KNOXVILLE - At Vanderbilt, the new SEC Network cameras were supposed to visit a women's soccer game Thursday evening. Kentucky's big moment for the network's launch will come at 1 p.m. today when its men's hoopsters (naturally) meet the Dominican Republic national team in the Bahamas.
Every other Southeastern Conference school is scheduled to introduce itself on the network's debut weekend in one form or another. (Rumor had it that Alabama and Auburn were strongly considering something football related.)
The University of Tennessee decided the best way to introduce itself was to stage a dinner Thursday night at its new Smokey's restaurant inside the giant football practice complex.
"We wanted to present One Tennessee," Jason Yellin, the school's assistant athletic director for media relations, said an hour before the dinner. "The football team, women's soccer team and volleyball team will all be there. We'd have had more, but those are the only teams on campus at the moment."
It may be months, even years, before a full-blown assessment of the importance of the SEC Network can be known. Will it change recruiting (not that the SEC needs much help in that area)? Will it help or hurt ticket sales long-term? Will it further strengthen the jealousy, envy and distrust for the league from the rest of college athletics (almost guaranteed)?
"When it comes to recruiting, it's all about exposure," said UT assistant football coach Tommy Thigpen. "What's the SEC Network going to be in, something like 90 million homes? It boggles the mind. There's no conference like this. When the football season starts, it's like the NFL. Even your worst teams are pretty good."
But Thigpen was also quick to bring up a potential negative point about the network. What if Alabama got more air time than anybody else during football season? What if the same holds true for Kentucky during basketball season?
For television networks it's all about ratings, about viewers, about the impact those viewers can have on advertising revenue. The mad men of Madison Avenue don't care so much about equality as economics. If leaning toward the Crimson Tide is good for the bottom line of ESPN -- the SEC Network's partner company -- at some point it will lean toward Bama. Especially with some estimates showing the network could make $800 million in carrier fees alone its first year. No wonder Tennessee spent $10 million to build a television studio for on-campus production.
But given all that, and the potential for each school to rake in as much $15 million a year from such largesse, it also stands to reason that coaches will feel more pressure to win, if only to keep their teams front and center on television.
"Man, that wouldn't be right," Thigpen argued. "We've got just as many bells and whistles as the other teams."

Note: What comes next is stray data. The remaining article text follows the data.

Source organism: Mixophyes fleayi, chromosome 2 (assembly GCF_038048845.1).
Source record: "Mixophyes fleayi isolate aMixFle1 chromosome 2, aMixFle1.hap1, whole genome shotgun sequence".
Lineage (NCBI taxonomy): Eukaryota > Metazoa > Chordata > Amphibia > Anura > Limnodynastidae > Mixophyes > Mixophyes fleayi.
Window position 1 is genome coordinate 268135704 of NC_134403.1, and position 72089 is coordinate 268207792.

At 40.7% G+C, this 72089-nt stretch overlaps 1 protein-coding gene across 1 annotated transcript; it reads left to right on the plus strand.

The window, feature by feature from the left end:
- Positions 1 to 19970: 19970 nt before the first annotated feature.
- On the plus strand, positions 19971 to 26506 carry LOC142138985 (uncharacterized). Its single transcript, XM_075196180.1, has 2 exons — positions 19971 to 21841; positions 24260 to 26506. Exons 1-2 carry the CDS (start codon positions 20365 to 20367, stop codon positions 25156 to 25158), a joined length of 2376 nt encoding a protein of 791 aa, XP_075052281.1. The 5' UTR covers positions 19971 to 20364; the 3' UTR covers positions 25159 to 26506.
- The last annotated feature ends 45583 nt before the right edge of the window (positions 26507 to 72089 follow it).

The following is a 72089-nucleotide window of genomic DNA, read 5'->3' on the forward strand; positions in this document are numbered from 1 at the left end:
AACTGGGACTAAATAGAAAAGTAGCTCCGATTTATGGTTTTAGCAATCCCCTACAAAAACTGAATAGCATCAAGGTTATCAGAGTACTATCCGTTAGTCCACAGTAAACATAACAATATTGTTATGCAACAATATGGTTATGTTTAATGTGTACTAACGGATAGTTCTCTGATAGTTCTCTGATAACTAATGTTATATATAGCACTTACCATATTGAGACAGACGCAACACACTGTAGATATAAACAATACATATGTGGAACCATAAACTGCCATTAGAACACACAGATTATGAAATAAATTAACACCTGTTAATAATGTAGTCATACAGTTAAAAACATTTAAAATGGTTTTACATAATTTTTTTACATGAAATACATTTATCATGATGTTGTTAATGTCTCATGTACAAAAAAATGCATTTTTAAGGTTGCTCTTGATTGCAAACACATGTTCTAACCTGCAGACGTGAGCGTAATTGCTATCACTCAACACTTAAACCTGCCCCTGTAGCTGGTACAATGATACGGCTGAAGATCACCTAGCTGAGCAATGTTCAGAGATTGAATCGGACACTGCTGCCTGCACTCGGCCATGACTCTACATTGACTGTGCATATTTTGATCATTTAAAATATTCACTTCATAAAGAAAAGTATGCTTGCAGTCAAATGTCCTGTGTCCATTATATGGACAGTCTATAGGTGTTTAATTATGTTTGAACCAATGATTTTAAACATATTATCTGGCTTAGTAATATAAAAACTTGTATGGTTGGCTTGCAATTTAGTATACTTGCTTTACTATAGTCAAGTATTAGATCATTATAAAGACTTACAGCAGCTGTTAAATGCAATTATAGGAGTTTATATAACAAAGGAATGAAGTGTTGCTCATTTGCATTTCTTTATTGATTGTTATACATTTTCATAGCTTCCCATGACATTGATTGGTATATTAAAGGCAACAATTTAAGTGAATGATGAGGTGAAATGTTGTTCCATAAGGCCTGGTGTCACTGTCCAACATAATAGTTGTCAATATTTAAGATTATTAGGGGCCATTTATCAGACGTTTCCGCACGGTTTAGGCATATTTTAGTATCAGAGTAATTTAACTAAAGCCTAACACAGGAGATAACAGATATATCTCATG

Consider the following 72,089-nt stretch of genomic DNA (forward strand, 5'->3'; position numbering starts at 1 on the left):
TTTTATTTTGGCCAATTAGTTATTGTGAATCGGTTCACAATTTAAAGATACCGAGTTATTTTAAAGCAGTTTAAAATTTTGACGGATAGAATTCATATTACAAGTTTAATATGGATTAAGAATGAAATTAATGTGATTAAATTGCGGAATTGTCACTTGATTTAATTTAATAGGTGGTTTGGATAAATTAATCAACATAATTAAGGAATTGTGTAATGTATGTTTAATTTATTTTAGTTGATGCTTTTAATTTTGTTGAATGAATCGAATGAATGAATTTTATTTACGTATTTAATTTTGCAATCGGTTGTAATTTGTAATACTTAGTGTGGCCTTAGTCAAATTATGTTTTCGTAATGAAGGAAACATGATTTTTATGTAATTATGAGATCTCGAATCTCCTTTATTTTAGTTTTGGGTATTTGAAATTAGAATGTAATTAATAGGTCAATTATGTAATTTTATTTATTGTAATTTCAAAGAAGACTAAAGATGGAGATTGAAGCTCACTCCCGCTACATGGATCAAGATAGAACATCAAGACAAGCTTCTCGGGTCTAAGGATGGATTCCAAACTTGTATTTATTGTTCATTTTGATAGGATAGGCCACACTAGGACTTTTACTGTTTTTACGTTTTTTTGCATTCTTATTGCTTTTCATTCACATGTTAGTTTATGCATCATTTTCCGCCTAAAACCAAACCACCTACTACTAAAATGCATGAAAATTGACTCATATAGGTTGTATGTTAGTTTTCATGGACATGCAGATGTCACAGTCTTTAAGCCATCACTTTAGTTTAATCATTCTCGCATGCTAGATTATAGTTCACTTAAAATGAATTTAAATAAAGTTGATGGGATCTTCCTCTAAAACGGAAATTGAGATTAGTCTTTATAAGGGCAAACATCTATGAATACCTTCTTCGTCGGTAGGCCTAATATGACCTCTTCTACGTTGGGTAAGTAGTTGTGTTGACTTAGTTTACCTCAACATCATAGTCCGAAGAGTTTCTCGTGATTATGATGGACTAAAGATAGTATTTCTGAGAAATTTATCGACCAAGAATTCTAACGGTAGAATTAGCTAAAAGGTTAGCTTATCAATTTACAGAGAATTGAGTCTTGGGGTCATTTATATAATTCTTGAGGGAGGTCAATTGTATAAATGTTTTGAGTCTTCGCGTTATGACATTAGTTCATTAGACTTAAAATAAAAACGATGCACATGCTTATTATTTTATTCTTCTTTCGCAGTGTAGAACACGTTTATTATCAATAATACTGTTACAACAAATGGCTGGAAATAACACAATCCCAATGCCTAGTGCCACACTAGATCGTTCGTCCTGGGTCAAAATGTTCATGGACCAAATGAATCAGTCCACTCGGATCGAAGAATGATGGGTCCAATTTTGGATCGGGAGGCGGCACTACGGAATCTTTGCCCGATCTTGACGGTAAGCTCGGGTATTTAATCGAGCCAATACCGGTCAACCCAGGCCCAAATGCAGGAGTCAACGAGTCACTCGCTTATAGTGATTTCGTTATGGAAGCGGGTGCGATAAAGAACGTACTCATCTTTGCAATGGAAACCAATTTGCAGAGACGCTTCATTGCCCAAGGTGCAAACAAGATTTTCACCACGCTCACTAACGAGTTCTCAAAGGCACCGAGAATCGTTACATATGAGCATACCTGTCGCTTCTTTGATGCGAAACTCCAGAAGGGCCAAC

UT defensive backs coach Willie Martinez didn't say the Big Orange getting less exposure than Alabama, South Carolina or LSU wouldn't be right. But he does believe every school will monitor such discrepancies should they exist.
"I don't know that I'll be doing that," he said. "But I'm quite sure that Coach [Butch] Jones and his support staff will."
"We've already been told that the SEC Network is coming to record us," said redshirt junior defensive lineman Trevarris Saulsberry. "I'll definitely be mad if we don't get our fair share of air time. We're a program on the rise. We're the kind of team people should be getting to know."
Jones spent much of Thursday afternoon's media event attempting to soften that argument, telling reporters: "We've put a lot of expectations on this freshman class. We have to be realistic. And that starts with me. These are still 17- to 18-year-old kids playing against 22- to 23-year-old individuals."
He also said, "I'm as excited and encouraged as I've ever been, but it's going to take some patience."
And, "[Signing here] is a chance to be a part of something special when this thing gets going. Our recruits understand that greatness lies ahead."
The players don't disagree. Saulsberry spoke of how much closer this year's team is than last year's model. Asked to rate the reported improvement in athletic ability from last year's squad to this year on a scale of 1 to 10, senior defensive lineman Jordan Williams said, "An 8 or a 9." Asked the same question 20 minutes later, senior defensive back Justin Coleman replied, "An 8. Maybe a 9. We don't have the best talent or the best athletes, but we're getting better. Much better."
Maybe that will become the UT storyline -- Tennessee's rebuilding -- for the SEC Network, which will televise the Vols' first two games against Utah State and Arkansas State. Maybe what lies ahead, whenever that something special gets going, will be enough to drive viewership.
"My parents are always asking what's going on, how are we looking," said freshman Evan Berry, whose twin brother Elliott also will try to play as well for the Vols as their older brother Eric and father James did. "Now they'll just be able to turn on the SEC Network to find out."
And if the minutes may not precisely match those of the Crimson Tide, UT senior linebacker A.J. Johnson rightly encouraged the Big Orange Nation to take the high road.
"No matter how much they show us," he said, "it's really just a blessing to have a network at all."
Contact Mark Wiedmer at firstname.lastname@example.org